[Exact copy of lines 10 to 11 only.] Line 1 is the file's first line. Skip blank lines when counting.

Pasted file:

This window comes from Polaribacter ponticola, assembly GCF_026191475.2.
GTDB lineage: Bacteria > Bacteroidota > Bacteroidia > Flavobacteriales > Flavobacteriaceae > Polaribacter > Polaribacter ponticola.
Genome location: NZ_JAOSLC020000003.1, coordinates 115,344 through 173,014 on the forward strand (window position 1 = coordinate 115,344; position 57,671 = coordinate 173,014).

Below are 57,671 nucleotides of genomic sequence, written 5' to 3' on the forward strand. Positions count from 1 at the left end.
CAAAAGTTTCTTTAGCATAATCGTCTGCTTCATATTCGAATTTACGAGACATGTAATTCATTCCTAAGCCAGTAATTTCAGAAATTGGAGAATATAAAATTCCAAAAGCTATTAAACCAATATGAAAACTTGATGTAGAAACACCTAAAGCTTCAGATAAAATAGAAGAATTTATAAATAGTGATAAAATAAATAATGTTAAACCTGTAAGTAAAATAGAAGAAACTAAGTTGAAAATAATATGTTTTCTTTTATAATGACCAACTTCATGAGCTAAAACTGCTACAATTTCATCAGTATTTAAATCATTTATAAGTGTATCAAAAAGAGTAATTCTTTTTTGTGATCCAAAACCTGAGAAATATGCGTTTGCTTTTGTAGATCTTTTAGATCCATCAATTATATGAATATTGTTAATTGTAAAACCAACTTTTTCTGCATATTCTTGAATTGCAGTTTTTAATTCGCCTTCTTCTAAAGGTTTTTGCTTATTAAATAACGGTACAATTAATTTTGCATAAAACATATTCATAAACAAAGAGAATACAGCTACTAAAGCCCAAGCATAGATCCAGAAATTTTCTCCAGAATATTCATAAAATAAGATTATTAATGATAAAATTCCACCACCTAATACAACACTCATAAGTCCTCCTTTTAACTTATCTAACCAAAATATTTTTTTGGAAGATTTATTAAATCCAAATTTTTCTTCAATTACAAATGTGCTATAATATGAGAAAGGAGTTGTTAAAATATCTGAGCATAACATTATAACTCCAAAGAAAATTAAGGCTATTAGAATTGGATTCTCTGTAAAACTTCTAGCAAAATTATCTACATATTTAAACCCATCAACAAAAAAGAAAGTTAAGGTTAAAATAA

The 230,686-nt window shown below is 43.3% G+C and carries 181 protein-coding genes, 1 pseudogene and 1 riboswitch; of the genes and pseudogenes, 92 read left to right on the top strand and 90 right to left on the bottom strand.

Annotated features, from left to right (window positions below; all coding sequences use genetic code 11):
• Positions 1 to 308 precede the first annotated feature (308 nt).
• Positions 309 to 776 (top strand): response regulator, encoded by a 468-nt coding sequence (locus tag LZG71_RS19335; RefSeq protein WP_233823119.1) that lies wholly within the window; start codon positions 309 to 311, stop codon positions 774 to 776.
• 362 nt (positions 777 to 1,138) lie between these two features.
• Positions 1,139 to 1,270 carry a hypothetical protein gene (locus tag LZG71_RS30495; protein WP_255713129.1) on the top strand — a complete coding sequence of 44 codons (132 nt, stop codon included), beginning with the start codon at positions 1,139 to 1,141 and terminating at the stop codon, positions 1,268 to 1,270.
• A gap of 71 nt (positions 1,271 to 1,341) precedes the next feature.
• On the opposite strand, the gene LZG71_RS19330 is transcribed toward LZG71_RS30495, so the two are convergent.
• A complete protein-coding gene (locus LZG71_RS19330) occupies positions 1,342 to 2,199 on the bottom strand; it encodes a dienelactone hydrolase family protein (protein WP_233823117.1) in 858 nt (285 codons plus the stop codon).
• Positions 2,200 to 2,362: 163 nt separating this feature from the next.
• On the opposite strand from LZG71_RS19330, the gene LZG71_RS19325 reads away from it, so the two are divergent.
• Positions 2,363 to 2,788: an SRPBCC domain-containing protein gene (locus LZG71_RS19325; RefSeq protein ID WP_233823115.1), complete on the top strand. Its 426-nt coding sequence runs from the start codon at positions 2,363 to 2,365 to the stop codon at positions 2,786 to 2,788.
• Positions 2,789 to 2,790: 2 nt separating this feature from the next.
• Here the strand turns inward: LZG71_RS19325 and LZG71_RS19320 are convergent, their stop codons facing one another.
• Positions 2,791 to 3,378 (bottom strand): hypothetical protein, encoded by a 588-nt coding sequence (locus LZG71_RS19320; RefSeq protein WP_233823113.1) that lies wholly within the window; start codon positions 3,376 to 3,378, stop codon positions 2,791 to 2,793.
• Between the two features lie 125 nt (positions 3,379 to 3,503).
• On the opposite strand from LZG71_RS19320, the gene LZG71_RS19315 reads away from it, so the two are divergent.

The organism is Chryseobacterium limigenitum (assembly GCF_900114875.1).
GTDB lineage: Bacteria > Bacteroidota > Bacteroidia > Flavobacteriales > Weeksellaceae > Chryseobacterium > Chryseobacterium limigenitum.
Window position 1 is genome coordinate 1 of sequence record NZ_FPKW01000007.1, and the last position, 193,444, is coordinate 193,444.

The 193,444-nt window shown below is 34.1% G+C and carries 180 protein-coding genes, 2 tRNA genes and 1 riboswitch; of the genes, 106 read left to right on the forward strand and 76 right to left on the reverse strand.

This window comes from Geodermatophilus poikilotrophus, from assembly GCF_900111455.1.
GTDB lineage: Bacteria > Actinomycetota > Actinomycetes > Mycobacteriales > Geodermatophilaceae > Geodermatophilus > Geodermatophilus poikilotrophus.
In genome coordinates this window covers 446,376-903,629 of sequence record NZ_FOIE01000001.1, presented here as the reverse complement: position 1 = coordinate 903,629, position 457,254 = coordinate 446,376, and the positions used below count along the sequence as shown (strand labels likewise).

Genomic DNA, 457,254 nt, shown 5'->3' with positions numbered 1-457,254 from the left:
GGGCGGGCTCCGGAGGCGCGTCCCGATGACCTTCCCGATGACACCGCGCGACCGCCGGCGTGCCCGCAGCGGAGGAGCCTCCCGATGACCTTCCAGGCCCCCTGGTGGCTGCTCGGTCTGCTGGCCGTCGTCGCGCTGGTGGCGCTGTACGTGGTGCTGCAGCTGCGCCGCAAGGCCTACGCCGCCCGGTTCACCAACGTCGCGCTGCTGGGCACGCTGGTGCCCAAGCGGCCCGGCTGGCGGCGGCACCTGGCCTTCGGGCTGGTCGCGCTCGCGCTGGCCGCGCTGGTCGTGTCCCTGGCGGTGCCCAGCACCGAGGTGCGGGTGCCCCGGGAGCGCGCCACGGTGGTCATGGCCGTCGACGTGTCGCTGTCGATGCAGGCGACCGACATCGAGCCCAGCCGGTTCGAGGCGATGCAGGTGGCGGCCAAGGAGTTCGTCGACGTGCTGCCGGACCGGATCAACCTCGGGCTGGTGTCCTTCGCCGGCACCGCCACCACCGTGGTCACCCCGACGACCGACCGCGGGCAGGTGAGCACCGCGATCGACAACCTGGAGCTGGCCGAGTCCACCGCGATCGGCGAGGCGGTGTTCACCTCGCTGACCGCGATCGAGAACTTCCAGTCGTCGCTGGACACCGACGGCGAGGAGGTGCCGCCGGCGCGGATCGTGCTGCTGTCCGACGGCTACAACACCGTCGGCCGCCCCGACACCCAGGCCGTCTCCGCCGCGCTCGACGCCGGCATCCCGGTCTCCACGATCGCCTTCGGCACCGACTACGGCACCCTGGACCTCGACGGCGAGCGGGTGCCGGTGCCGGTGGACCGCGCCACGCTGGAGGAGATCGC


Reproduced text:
• 362 nt (positions 777 to 1,138) lie between these two features.
• Positions 1,139 to 1,270 carry a hypothetical protein gene (locus tag LZG71_RS30495; protein WP_255713129.1) on the top strand — a complete coding sequence of 44 codons (132 nt, stop codon included), beginning with the start codon at positions 1,139 to 1,141 and terminating at the stop codon, positions 1,268 to 1,270.